Treston Quick Edge – How was the fastest workbench on the market born?
In this blog post, product development engineer and customised product designer, Kimmo Harjula, and quality controller, Keijo Pihlaja, explain how the Treston Quick Edge became a patented invention that now serves our customers around the world.
It takes about a minute and a half before the regular electrical workbench is adjusted to the desired level. That's an excessive amount of time to waste
Speed and adjustment range were the deciding factors
An essential part of a smart, ergonomic working environment is a workbench that can be adjusted to the optimal height. The adjustment features are emphasised especially when people of different heights work at the same workstation and the size and weight of the goods to be processed vary during the work shifts. However, you don't always have time to adjust the table to the right height, or the extent of the adjustment range is simply not enough.
A logistics centre had noticed the same thing. Kimmo Harjula, the inventor of the operating principle of the Treston Quick Edge, remembers the beginning of the project: "When the first request for a quote came, I remember that the most important features for the customer were the extent of the desk's adjustment range and the speed of adjustment. At that point, we could offer hand crank, Allen key, or electrically adjustable workbenches, but these options were excluded. The customer wanted to make sure that the adjustment option would actually get used. In the first round of offers, we therefore did not have a suitable solution to offer."
The quality manager, Keijo Pihlaja, who was involved in the project, knows extremely well the kinds of issues customers struggle with: "On a regular electrically adjusted workbench, wide use of the 550 mm adjustment range is quite slow, and the adjustment range is more limited. It takes about a minute and a half before the regular electrical workbench is adjusted to the desired level. That's an excessive amount of time to waste in the logistics centre when it multiplies during the day."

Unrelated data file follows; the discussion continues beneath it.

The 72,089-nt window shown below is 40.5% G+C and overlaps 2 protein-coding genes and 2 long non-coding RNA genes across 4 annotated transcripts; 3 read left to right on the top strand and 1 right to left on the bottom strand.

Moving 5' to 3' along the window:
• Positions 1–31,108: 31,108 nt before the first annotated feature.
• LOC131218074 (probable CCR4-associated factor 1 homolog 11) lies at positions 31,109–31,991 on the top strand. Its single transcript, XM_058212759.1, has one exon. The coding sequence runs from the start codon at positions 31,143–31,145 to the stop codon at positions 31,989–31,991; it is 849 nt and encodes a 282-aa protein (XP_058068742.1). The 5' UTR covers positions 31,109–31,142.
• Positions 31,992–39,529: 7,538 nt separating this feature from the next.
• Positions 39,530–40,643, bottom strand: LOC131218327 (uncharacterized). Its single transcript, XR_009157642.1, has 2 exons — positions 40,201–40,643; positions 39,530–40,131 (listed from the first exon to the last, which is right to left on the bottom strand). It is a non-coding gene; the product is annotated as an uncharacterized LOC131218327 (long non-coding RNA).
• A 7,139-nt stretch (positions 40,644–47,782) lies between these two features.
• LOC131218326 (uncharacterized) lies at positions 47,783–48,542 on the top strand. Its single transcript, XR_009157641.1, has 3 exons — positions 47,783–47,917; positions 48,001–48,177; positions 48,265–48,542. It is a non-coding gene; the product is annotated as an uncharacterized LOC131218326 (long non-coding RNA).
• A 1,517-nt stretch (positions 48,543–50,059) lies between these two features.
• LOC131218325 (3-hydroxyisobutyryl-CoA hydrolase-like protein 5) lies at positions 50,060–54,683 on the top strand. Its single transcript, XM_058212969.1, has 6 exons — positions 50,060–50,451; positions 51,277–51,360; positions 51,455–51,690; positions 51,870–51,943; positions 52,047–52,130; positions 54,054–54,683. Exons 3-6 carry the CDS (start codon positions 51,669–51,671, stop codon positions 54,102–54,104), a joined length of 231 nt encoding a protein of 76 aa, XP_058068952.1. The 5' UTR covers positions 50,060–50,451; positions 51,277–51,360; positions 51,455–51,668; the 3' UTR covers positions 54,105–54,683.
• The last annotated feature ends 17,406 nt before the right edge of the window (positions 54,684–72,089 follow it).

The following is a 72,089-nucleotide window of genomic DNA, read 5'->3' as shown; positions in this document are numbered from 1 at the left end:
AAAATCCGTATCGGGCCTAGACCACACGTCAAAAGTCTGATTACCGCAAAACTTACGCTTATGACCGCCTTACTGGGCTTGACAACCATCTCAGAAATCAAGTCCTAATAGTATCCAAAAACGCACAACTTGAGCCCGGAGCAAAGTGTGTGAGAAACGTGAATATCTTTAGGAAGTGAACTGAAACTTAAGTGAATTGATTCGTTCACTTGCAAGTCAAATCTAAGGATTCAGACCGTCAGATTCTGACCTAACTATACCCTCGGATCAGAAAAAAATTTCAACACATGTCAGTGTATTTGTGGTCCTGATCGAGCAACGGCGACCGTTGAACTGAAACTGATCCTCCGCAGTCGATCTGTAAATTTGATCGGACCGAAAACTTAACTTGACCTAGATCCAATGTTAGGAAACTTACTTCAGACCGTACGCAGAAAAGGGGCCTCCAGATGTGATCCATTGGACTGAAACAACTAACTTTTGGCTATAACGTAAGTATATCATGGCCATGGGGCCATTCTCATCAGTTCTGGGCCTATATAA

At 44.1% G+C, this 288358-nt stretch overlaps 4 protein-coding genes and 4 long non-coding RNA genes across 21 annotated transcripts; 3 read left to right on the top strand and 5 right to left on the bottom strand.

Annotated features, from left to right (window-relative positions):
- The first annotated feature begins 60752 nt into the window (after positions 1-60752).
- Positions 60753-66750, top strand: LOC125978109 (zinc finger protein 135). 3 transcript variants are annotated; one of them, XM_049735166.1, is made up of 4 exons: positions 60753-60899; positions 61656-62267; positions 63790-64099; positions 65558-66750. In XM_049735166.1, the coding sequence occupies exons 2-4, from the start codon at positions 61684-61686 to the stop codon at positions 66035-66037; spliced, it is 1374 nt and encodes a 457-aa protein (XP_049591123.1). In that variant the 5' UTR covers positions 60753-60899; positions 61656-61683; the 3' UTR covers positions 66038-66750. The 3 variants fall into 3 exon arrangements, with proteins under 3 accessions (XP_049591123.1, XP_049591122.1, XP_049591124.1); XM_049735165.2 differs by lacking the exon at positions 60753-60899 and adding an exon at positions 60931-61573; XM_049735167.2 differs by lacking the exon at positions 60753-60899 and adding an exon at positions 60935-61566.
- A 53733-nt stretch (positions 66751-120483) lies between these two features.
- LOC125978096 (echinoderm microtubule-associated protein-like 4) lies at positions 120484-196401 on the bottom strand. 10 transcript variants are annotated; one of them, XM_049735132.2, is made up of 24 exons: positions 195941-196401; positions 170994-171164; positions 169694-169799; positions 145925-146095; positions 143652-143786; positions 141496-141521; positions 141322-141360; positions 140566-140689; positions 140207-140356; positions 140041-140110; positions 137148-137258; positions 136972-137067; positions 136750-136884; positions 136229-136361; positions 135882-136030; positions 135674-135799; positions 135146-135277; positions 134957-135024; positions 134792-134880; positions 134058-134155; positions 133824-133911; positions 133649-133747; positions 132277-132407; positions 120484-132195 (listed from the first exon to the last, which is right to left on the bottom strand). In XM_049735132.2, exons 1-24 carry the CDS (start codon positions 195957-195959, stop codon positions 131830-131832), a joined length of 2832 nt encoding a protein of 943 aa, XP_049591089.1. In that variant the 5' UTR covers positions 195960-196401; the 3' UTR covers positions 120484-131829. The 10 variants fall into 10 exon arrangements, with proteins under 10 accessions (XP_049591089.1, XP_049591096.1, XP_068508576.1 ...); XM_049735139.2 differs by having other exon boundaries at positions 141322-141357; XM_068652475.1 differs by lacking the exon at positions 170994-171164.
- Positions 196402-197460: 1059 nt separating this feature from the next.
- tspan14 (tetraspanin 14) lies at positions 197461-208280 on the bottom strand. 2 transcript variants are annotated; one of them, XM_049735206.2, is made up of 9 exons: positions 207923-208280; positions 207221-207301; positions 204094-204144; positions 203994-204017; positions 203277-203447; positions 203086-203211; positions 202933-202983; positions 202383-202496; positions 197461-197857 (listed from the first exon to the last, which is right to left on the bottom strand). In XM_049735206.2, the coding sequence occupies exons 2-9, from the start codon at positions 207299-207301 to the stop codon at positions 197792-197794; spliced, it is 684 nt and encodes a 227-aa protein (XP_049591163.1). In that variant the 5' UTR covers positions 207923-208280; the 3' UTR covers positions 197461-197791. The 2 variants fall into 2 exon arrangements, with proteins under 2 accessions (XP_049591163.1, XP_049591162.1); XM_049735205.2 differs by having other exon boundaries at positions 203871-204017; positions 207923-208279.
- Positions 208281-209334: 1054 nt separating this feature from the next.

The fact that the raw version worked so well really made us believe that there is an idea here
The new technology worked smoothly
When there was no standard solution to offer, Kimmo started to think about the idea that this could be an opportunity to develop an alternative way of adjusting the workbench for the customer. "We made the first prototype together, and let's just say the look of the first version was pretty hideous, but the technology worked ideally. From there, we started developing it further to match Treston's quality level." Keijo nods and continues: "The fact that the raw version worked so well really made us believe that there is an idea here."
The project team thought about the appearance together, and Kimmo remembers bringing it up: "At first, the appearance was strange because I had thought in my own mind that you shouldn't touch the adjustment uprights. Then, in a project meeting, I brought it up and our ergonomics expert, Jonna Patama, questioned my thoughts. After that, the product took its final shape. Jonna has also given good viewpoints on how to make the product more ergonomic."
The technology is common, but not for workbenches
The technology used in the new workbench is known from many different products. For example, column drills use a similar spring system. Therefore, it is not a completely new invention in itself, but the technology is new for use in workbenches.
Keijo says that Kimmo was behind the original idea: "It was primarily Kimmo’s idea to use this kind of spring system. After that, we started to further develop the idea together."
Kimmo laughs and explains: "Since I was little, my 'problem' has been that I want to pull things to pieces. My poor dad had to watch from the sidelines while I dismantled all technical devices, from tube radios to technical tools, with side cutters. And this is what I have fortunately done to a column drill, too.”
I encourage all designers to be in the production area themselves
The working environment supports problem-solving
Kimmo became part of Treston's product development team about four years ago. He is a well-liked person in the workplace and receives positive feedback from Keijo: "Kimmo joining the design team has brought us a lot of new perspectives. Kimmo knows how to think about product development outside the box. You can tell when a designer knows how to do things himself, too. When you have practical experience, then you also understand how it makes the most sense to implement things."
Kimmo smiles and tells the secret of his design work: "I really like to break boundaries, and Keijo has been a very good partner in that sense. And the factory crew, as well. I encourage all designers to be in the production area themselves. When you walk around here at the factory and involve dozens of brains in thinking about a problem, a solution is much more likely to be found than trying to figure it out alone at home."